Gymnemic acids in Gymnema sylvestre can block the sugar receptors on your tongue, decreasing your ability to taste sweetness. This can lead to reduced sugar cravings. Also has anti-diabetic properties and can block sugar receptors in your intestines to decrease glucose absorption and lower your blood sugar after a meal. Gymnema sylvestre appears to contribute to favorable insulin levels by increasing insulin production and regenerating insulin-secreting islet cells. Both can help lower blood sugar levels. Research supports that Gymnema can play a role in lowering “bad” LDL cholesterol and triglyceride levels, which can decrease your risk of heart disease. Also may play a role in weight loss and prevent weight gain. Its ability to block sugar absorption can lead to a reduced calorie intake.
Boil leaves for 5 minutes, then let steep for 10–15 minutes before drinking.
Gymnema sylvestre can help reduce sugar cravings. One of the primary active components in this plant is gymnemic acid, which helps suppress sweetness (1, 2). When consumed prior to a sugary food or beverage, gymnemic acid blocks the sugar receptors on your taste buds. Research shows that Gymnema sylvestre extracts can reduce the ability to taste sweetness and thus make sweet foods less appealing (1, 2). In a study in fasted individuals, half were given Gymnema extract. Those who received the supplement had less appetite for sweet foods and were more likely to limit their food intake, compared to those not taking the extract.
According to the World Health Organization, more than 420 million people worldwide have diabetes, and this number is expected to increase. Diabetes is a metabolic disease characterized by high blood sugar levels. It’s caused by the inability of your body to produce or use insulin effectively. Gymnema sylvestre is considered to have anti-diabetic properties. As a supplement, it has been used in combination with other diabetes medications to lower blood sugar. It’s also called gurmar, which is Hindi for “destroyer of sugar”. Similar to its effects on your taste buds, Gymnema sylvestre can also block receptors in your intestines and thus sugar absorption, lowering your post-meal blood sugar levels. Scientific proof of Gymnema’s ability to lower blood sugar is insufficient to recommend it as a stand-alone diabetes medication. However, research shows strong potential. Studies have found that consuming 200–400 mg of gymnemic acid reduces the intestinal absorption of the sugar glucose . In one study, Gymnema appeared to improve blood sugar control in people with type 2 diabetes by lowering blood sugar levels. The study concluded that reducing blood sugar after a meal resulted in a decrease in average blood sugar levels over time. This could help decrease long-term complications of diabetes . For people with high blood sugar or a high HbA1c, Gymnema sylvestre can help reduce fasting, post-meal and long-term blood sugar levels. However, if you’re taking blood-sugar lowering medications, consult with your doctor first.
Gymnema’s role in insulin secretion and cell regeneration may also contribute to its blood-sugar-lowering capabilities. Higher insulin levels mean that sugar is cleared from your blood at a faster rate. If you have prediabetes or type 2 diabetes, your body tends to not make enough insulin, or your cells become less sensitive to it over time. This results in consistently high blood sugar levels. Gymnema sylvestre stimulates insulin production in your pancreas, promoting the regeneration of insulin-producing islet cells. This can help lower your blood sugar levels. Many traditional drugs help increase insulin secretion and sensitivity. However, herbal therapies are gaining momentum in drug development.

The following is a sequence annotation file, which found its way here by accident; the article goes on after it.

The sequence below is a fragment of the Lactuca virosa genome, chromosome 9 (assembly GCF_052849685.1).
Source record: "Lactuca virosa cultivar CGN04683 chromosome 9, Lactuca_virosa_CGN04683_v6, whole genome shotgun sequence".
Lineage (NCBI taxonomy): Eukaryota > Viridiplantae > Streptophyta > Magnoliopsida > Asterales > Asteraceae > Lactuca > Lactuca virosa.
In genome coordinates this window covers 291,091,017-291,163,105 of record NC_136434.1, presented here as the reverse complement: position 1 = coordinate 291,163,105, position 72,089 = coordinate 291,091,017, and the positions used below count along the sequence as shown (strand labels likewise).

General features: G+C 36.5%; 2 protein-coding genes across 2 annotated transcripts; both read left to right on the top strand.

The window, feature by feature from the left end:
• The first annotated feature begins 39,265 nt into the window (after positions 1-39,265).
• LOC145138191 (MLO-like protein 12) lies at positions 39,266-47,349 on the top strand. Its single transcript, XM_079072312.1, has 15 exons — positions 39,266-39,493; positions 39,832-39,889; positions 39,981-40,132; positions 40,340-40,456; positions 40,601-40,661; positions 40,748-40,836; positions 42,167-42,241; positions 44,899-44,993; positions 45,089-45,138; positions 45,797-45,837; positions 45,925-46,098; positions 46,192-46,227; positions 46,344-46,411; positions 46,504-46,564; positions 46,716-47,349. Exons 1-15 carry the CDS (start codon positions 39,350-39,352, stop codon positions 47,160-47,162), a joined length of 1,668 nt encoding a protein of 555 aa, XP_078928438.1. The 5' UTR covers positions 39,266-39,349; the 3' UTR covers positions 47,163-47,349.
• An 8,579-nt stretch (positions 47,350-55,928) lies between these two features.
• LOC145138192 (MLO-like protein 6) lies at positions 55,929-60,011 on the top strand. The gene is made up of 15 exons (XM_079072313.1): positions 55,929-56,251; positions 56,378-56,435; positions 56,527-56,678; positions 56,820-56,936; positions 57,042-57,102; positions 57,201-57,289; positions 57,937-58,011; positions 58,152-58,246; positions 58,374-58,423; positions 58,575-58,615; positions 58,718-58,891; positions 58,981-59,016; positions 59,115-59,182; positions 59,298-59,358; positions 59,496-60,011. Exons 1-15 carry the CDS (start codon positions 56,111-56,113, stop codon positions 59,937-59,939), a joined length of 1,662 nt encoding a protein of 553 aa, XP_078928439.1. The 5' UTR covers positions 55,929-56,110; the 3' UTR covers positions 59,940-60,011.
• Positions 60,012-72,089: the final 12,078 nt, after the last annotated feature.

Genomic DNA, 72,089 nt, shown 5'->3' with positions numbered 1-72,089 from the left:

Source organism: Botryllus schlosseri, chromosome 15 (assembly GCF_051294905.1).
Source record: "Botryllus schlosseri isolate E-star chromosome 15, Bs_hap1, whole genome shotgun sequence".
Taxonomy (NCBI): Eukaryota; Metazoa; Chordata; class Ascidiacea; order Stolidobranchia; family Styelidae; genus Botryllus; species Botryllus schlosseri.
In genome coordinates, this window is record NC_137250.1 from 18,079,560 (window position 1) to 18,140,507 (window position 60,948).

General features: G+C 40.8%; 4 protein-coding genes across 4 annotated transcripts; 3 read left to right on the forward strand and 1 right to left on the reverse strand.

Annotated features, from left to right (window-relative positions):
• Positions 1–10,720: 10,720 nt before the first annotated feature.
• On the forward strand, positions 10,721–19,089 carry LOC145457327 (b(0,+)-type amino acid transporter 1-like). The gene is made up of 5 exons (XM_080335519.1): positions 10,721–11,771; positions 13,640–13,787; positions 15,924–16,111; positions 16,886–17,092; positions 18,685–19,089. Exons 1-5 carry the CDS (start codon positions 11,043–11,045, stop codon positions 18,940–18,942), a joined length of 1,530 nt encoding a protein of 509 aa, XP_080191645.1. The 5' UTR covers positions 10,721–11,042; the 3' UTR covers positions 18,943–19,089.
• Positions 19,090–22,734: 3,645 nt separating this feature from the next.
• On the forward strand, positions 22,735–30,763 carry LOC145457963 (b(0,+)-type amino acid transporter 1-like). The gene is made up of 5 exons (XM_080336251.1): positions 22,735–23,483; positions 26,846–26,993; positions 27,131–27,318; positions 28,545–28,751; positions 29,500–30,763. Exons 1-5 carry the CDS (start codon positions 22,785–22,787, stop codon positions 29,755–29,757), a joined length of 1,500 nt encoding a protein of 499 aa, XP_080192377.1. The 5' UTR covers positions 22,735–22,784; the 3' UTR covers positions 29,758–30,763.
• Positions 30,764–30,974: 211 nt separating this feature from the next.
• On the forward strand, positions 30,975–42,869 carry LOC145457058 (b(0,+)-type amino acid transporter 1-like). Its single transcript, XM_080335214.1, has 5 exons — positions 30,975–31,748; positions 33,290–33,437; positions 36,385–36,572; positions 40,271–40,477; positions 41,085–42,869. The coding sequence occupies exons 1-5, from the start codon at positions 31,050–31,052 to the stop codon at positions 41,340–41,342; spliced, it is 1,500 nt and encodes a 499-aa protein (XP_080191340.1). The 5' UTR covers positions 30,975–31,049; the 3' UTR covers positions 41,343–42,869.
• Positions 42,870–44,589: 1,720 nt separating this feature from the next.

Gymnema sylvestre may help lower “bad” LDL cholesterol levels and triglycerides. While Gymnema gets its fame from lowering blood sugar levels and reducing sugar cravings, research shows that it may also influence fat absorption and lipid levels. In one study in rats on a high-fat diet, Gymnema extract aided weight maintenance and suppressed the accumulation of liver fats. Also, animals fed the extract and a normal-fat diet experienced lower triglyceride levels. Another study found that Gymnema extract had an anti-obesity effect on animals fed a high-fat diet. It also decreased blood fat and “bad” LDL cholesterol levels. In addition, a study in moderately-obese people showed that Gymnema extract decreased triglycerides and bad “LDL” cholesterol by 20.2% and 19%, respectively. What’s more, it increased “good” HDL cholesterol levels by 22%. High levels of “bad” LDL cholesterol and triglycerides are risk factors for heart disease. Therefore, the positive effects of Gymnema sylvestre on LDL and triglycerides levels can contribute to a lower risk of heart conditions.
Gymnema sylvestre extracts have been shown to aid weight loss in animals and humans. One three-week study showed reduced body weight in rats given a water extract of Gymnema sylvestre. In another study, rats on a high-fat diet that were fed a Gymnema extract gained less weight (10, 12). What’s more, a study in 60 moderately-obese people taking a Gymnema extract found a 5–6% decrease in body weight, as well as reduced food intake. By blocking sweet receptors on your taste buds, Gymnema sylvestre may cause you to eat fewer sweet foods and consume fewer calories. In addition, its ability to reduce sugar absorption reduces calorie absorption. A consistent calorie deficit can result in weight loss.
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